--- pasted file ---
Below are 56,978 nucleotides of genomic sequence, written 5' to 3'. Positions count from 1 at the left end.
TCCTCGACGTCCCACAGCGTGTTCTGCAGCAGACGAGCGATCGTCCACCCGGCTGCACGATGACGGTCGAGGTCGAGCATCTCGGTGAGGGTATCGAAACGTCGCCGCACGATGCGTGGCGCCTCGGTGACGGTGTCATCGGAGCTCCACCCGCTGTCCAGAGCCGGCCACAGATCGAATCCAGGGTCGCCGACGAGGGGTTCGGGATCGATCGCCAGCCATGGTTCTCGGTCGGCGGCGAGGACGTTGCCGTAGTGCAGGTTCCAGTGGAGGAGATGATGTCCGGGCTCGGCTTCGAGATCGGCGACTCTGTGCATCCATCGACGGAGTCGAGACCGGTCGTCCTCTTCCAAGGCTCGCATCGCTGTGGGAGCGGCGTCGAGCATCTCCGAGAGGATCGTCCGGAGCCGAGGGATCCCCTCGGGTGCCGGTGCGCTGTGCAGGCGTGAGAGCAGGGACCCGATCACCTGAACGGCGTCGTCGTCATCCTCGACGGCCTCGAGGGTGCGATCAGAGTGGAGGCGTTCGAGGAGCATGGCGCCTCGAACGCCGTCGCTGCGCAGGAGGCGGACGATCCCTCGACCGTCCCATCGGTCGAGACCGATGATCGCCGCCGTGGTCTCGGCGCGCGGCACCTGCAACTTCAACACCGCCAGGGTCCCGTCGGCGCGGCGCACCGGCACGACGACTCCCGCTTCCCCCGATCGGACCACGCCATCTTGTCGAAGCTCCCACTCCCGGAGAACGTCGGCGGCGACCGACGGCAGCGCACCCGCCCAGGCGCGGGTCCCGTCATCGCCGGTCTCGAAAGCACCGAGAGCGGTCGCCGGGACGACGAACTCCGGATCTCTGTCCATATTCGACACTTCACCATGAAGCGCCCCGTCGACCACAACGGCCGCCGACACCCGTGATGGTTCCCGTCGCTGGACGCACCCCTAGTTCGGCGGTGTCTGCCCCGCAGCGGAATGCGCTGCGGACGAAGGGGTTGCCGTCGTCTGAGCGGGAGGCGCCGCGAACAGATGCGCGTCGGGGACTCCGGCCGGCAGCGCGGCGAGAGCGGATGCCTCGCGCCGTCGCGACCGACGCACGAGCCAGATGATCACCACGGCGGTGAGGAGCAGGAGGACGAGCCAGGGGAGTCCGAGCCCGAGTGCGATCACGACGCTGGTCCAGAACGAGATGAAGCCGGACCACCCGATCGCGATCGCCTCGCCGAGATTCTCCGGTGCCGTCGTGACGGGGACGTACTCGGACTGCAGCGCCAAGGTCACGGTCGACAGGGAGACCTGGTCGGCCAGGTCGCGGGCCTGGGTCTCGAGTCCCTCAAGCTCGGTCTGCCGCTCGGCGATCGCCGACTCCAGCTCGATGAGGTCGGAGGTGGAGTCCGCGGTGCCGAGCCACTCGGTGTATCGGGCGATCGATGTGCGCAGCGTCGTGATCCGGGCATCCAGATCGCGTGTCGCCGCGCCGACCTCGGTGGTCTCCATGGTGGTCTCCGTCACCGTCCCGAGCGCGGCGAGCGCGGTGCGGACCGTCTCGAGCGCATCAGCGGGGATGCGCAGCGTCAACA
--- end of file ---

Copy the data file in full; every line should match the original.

Below are 56,978 nucleotides of genomic sequence, written 5' to 3'. Positions count from 1 at the left end.
TCCTCGACGTCCCACAGCGTGTTCTGCAGCAGACGAGCGATCGTCCACCCGGCTGCACGATGACGGTCGAGGTCGAGCATCTCGGTGAGGGTATCGAAACGTCGCCGCACGATGCGTGGCGCCTCGGTGACGGTGTCATCGGAGCTCCACCCGCTGTCCAGAGCCGGCCACAGATCGAATCCAGGGTCGCCGACGAGGGGTTCGGGATCGATCGCCAGCCATGGTTCTCGGTCGGCGGCGAGGACGTTGCCGTAGTGCAGGTTCCAGTGGAGGAGATGATGTCCGGGCTCGGCTTCGAGATCGGCGACTCTGTGCATCCATCGACGGAGTCGAGACCGGTCGTCCTCTTCCAAGGCTCGCATCGCTGTGGGAGCGGCGTCGAGCATCTCCGAGAGGATCGTCCGGAGCCGAGGGATCCCCTCGGGTGCCGGTGCGCTGTGCAGGCGTGAGAGCAGGGACCCGATCACCTGAACGGCGTCGTCGTCATCCTCGACGGCCTCGAGGGTGCGATCAGAGTGGAGGCGTTCGAGGAGCATGGCGCCTCGAACGCCGTCGCTGCGCAGGAGGCGGACGATCCCTCGACCGTCCCATCGGTCGAGACCGATGATCGCCGCCGTGGTCTCGGCGCGCGGCACCTGCAACTTCAACACCGCCAGGGTCCCGTCGGCGCGGCGCACCGGCACGACGACTCCCGCTTCCCCCGATCGGACCACGCCATCTTGTCGAAGCTCCCACTCCCGGAGAACGTCGGCGGCGACCGACGGCAGCGCACCCGCCCAGGCGCGGGTCCCGTCATCGCCGGTCTCGAAAGCACCGAGAGCGGTCGCCGGGACGACGAACTCCGGATCTCTGTCCATATTCGACACTTCACCATGAAGCGCCCCGTCGACCACAACGGCCGCCGACACCCGTGATGGTTCCCGTCGCTGGACGCACCCCTAGTTCGGCGGTGTCTGCCCCGCAGCGGAATGCGCTGCGGACGAAGGGGTTGCCGTCGTCTGAGCGGGAGGCGCCGCGAACAGATGCGCGTCGGGGACTCCGGCCGGCAGCGCGGCGAGAGCGGATGCCTCGCGCCGTCGCGACCGACGCACGAGCCAGATGATCACCACGGCGGTGAGGAGCAGGAGGACGAGCCAGGGGAGTCCGAGCCCGAGTGCGATCACGACGCTGGTCCAGAACGAGATGAAGCCGGACCACCCGATCGCGATCGCCTCGCCGAGATTCTCCGGTGCCGTCGTGACGGGGACGTACTCGGACTGCAGCGCCAAGGTCACGGTCGACAGGGAGACCTGGTCGGCCAGGTCGCGGGCCTGGGTCTCGAGTCCCTCAAGCTCGGTCTGCCGCTCGGCGATCGCCGACTCCAGCTCGATGAGGTCGGAGGTGGAGTCCGCGGTGCCGAGCCACTCGGTGTATCGGGCGATCGATGTGCGCAGCGTCGTGATCCGGGCATCCAGATCGCGTGTCGCCGCGCCGACCTCGGTGGTCTCCATGGTGGTCTCCGTCACCGTCCCGAGCGCGGCGAGCGCGGTGCGGACCGTCTCGAGCGCATCAGCGGGGATGCGCAGCGTCAACA